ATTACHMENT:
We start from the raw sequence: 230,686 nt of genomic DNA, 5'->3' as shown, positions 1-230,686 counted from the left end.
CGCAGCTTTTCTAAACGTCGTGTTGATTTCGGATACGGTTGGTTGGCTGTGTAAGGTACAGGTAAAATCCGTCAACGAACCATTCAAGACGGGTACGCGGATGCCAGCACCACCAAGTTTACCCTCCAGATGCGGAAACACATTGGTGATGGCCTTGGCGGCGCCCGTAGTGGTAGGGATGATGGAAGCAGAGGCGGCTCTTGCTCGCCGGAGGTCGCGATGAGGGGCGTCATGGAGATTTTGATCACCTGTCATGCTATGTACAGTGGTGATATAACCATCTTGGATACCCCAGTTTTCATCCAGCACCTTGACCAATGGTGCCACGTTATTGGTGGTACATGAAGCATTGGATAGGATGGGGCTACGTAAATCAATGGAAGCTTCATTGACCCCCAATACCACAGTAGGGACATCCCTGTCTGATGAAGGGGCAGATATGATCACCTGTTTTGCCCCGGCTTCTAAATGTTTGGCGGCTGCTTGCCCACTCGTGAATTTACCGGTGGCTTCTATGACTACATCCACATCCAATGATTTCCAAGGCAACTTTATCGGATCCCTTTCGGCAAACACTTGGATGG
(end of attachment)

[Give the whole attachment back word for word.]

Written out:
We start from the raw sequence: 230,686 nt of genomic DNA, 5'->3' as shown, positions 1-230,686 counted from the left end.
CGCAGCTTTTCTAAACGTCGTGTTGATTTCGGATACGGTTGGTTGGCTGTGTAAGGTACAGGTAAAATCCGTCAACGAACCATTCAAGACGGGTACGCGGATGCCAGCACCACCAAGTTTACCCTCCAGATGCGGAAACACATTGGTGATGGCCTTGGCGGCGCCCGTAGTGGTAGGGATGATGGAAGCAGAGGCGGCTCTTGCTCGCCGGAGGTCGCGATGAGGGGCGTCATGGAGATTTTGATCACCTGTCATGCTATGTACAGTGGTGATATAACCATCTTGGATACCCCAGTTTTCATCCAGCACCTTGACCAATGGTGCCACGTTATTGGTGGTACATGAAGCATTGGATAGGATGGGGCTACGTAAATCAATGGAAGCTTCATTGACCCCCAATACCACAGTAGGGACATCCCTGTCTGATGAAGGGGCAGATATGATCACCTGTTTTGCCCCGGCTTCTAAATGTTTGGCGGCTGCTTGCCCACTCGTGAATTTACCGGTGGCTTCTATGACTACATCCACATCCAATGATTTCCAAGGCAACTTTATCGGATCCCTTTCGGCAAACACTTGGATGG